Benelli 250 Single Cylinder 1938
The Benelli 250 made its debut on the racing scene in 1934,
after the abolition of the Italian speed championship for light motorcycles with
up to 175-cc. displacement. The Benelli 250 was certainly the most glorious
racing motorcycle built by that company. The vehicle made its appearance at a
lucky moment, on the crest of the winning streak of the Benelli 175 single- and
double-shaft. The 250 had the same basic features as the 175.
The Benelli 250 had the task of continuing in a new class the
winning streak that had been started by the 175. This was certainly one of the
reasons that the company did not try for any technical innovations on its
vehicles. The technicians based all their work on past experience. The new
engine was a single-cylinder two-shaft with geared distribution, dry-sump
lubrication, and separate transmission. The main difference was that because of
the increased displacement, a long-stroke solution was used and the single
exhaust valve communicated with two tubes rather than one.
Before it went into racing competition, the Benelli 250 set a
world record in its class for the flying kilometer, 181.818 km./hr. (about 113
m.p.h.)—an outstanding achievement considering that this speed was faster than
the record set by a 350.
The Benelli 250 did not outperform the finest Guzzis, however, until 1936. When
the 250 started to show its stuff, the Benelli people decided to modify the
engine again. A different bore and stroke were introduced.
The new Benelli 250 single-cylinder Benelli 175 Two-shaft. The
250 was developed from this model
won some important victories in 1938. The following year the British racer Ted
Mellors became its rider. He had driven an official Velocette against the
Benelli in the past. Now Mellors won the 250 its first Tourist Trophy. Even more
important, the motorcycle beat the official Guzzi and DkW teams with their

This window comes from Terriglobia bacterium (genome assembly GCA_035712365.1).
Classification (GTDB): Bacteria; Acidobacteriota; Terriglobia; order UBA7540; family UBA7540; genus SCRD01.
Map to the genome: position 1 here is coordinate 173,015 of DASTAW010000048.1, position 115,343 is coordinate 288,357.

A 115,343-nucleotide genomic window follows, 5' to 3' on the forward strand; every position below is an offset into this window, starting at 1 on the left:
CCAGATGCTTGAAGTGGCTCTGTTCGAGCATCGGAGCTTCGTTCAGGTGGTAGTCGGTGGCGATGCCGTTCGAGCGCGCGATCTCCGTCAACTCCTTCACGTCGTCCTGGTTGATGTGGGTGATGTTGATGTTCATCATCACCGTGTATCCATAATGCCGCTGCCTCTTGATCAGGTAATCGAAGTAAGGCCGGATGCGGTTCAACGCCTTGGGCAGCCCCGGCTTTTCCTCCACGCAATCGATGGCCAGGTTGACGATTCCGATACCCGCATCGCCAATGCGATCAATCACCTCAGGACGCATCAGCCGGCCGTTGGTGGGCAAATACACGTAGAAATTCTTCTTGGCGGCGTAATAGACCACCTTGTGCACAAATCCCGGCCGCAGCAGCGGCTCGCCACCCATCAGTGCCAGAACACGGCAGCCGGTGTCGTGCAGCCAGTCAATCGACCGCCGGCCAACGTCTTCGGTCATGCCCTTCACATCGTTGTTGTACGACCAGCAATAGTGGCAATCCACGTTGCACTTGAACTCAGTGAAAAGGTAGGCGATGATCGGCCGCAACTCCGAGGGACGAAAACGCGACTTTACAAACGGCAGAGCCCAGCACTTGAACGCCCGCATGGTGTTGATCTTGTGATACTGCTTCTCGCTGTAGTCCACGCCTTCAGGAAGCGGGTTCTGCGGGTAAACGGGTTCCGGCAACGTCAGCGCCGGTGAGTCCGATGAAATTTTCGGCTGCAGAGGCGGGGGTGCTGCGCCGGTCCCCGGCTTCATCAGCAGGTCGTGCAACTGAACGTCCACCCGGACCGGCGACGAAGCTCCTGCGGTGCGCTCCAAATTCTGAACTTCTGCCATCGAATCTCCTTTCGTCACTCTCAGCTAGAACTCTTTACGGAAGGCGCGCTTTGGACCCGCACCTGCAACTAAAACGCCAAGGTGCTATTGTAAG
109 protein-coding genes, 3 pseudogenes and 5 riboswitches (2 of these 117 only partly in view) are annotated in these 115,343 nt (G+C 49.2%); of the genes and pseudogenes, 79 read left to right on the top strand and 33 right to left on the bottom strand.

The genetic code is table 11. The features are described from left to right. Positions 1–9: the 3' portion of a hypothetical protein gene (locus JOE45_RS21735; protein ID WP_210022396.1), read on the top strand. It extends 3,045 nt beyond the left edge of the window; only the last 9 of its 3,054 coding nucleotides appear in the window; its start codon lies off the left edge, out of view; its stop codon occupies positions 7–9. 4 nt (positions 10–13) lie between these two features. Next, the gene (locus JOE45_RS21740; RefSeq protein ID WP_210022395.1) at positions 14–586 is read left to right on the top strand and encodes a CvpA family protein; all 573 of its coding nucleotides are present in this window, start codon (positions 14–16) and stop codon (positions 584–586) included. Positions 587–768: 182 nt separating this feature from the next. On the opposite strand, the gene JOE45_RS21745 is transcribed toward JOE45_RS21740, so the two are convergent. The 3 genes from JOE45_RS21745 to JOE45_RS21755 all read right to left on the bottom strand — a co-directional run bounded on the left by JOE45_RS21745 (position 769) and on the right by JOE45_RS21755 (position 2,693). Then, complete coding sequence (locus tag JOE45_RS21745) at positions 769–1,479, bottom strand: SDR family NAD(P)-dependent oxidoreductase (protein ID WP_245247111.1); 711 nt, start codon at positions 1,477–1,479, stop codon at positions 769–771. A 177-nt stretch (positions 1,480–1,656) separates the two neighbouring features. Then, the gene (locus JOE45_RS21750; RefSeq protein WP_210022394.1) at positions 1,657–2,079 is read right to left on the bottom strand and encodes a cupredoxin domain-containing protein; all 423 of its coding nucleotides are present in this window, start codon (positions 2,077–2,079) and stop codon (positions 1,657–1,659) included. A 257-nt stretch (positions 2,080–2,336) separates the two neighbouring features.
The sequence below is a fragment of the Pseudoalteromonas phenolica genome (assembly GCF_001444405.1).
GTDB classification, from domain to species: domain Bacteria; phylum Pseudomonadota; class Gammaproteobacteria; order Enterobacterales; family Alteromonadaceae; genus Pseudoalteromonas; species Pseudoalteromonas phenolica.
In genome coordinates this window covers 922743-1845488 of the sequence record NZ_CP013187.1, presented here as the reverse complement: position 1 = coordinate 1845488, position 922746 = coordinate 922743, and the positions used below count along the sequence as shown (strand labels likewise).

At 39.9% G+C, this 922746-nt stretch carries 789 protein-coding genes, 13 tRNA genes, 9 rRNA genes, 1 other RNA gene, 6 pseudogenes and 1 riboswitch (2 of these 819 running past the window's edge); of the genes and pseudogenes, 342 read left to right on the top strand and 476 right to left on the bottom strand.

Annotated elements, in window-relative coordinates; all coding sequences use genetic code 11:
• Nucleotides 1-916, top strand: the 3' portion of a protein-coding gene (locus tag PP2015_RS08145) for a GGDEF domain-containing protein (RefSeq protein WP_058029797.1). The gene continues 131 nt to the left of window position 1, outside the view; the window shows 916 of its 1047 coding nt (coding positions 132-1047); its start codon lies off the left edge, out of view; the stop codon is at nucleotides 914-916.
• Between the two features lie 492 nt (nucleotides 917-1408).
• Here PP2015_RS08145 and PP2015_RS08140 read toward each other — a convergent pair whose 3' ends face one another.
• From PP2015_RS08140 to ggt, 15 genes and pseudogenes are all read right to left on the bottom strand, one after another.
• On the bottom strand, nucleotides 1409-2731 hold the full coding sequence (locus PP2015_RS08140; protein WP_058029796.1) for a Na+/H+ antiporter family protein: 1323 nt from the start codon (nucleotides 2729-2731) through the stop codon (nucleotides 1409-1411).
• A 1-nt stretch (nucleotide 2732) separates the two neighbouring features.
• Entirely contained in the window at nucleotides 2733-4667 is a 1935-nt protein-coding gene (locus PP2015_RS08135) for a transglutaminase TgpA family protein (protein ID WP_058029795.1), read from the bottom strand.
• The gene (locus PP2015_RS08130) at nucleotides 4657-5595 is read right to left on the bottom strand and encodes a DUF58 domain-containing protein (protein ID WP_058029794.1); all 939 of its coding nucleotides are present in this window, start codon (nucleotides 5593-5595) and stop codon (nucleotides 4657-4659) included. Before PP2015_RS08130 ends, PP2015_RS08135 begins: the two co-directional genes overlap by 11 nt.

In 1940 the Benelli 250 got a supercharger as well. This new engine should have
generated 35 h.p., but it was never put to the test because of the outbreak of
World War II.
The Moto Benelli company was bombed and plundered during the
war and many of its racing motorcycles ended up in unknown hands. But some of
the other machines had been hidden away, and these were among the first
motorcycles to go back into racing in the postwar years.
Benelli won races again in 1948 with old-fashioned motorcycles
(the 250 two-shaft version without supercharger), thanks in part to the skill of
Dario Ambrosini, a fine racer who had formerly driven for Guzzi. In 1950 the old
single-cylinder was still technically superlative and Ambrosini raced it with
great skill, winning the 250-class world championship.
Motorcycle: Benelli 250 Single-cylinder Manufacturer: Moto
Benelli, Pesaro Type: Racing Year: 1938
Engine: Benelli single-cylinder, four-stroke, with two-shaft overhead geared
distribution. Displacement 248.8 cc. (65 mm. x 75 mm.)
Transmission: Four-speed separate
Power: 27 h.p. at 9,500 r.p.m.
Maximum speed: 112 m.p.h.
Chassis: Tubular, open, single cradle, with stamped-plate parts. Front,
parallelogram suspension; rear, elastic hub suspension
Brakes: Front and rear, side drum